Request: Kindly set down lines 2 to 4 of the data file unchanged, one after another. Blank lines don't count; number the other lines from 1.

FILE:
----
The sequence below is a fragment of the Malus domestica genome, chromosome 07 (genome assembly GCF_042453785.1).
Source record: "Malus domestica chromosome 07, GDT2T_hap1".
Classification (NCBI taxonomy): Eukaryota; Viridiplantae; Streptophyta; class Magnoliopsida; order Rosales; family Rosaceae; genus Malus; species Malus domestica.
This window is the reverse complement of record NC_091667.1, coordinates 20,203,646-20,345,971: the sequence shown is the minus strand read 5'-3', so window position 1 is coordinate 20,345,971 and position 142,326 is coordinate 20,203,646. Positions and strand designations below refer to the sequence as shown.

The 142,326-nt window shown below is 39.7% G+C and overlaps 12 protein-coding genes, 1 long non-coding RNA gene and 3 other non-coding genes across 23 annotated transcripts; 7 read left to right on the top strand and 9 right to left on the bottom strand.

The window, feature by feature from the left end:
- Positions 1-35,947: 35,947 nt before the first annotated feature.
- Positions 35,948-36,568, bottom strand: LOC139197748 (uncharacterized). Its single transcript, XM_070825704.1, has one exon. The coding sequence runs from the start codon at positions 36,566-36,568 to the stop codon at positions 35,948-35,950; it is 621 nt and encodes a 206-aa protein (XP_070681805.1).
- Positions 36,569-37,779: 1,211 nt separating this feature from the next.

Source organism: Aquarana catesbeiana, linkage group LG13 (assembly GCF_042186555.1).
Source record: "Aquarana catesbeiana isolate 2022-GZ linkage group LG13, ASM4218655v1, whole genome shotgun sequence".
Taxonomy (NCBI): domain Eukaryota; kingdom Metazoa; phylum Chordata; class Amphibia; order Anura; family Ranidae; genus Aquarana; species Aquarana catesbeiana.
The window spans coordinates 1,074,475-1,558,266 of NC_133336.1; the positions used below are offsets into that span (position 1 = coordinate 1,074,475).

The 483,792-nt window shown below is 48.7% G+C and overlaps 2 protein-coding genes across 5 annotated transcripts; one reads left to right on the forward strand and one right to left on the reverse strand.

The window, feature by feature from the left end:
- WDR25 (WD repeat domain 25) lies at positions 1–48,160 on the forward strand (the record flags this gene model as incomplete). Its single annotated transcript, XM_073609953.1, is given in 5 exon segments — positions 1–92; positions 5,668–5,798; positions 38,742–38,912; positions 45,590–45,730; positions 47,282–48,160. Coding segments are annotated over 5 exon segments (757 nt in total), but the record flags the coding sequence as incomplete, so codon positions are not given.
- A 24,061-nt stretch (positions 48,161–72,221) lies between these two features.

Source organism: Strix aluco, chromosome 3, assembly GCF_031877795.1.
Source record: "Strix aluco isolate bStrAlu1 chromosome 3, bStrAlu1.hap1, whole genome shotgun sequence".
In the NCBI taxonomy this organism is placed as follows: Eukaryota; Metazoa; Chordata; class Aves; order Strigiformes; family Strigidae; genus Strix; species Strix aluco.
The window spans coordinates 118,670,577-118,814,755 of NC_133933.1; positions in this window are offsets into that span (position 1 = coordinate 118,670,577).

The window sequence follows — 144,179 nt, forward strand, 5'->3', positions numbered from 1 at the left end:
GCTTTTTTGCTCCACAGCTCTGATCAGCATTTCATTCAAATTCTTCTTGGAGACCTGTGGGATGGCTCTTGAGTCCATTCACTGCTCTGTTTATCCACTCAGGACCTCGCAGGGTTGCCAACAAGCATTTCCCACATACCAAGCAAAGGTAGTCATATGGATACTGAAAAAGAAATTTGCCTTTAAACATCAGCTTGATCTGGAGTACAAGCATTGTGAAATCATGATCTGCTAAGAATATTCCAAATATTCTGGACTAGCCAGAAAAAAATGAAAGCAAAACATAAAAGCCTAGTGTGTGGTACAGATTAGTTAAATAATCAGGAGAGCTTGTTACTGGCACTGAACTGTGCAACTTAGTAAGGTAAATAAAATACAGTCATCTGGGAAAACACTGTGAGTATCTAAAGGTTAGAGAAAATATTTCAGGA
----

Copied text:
Source record: "Malus domestica chromosome 07, GDT2T_hap1".
Classification (NCBI taxonomy): Eukaryota; Viridiplantae; Streptophyta; class Magnoliopsida; order Rosales; family Rosaceae; genus Malus; species Malus domestica.
This window is the reverse complement of record NC_091667.1, coordinates 20,203,646-20,345,971: the sequence shown is the minus strand read 5'-3', so window position 1 is coordinate 20,345,971 and position 142,326 is coordinate 20,203,646. Positions and strand designations below refer to the sequence as shown.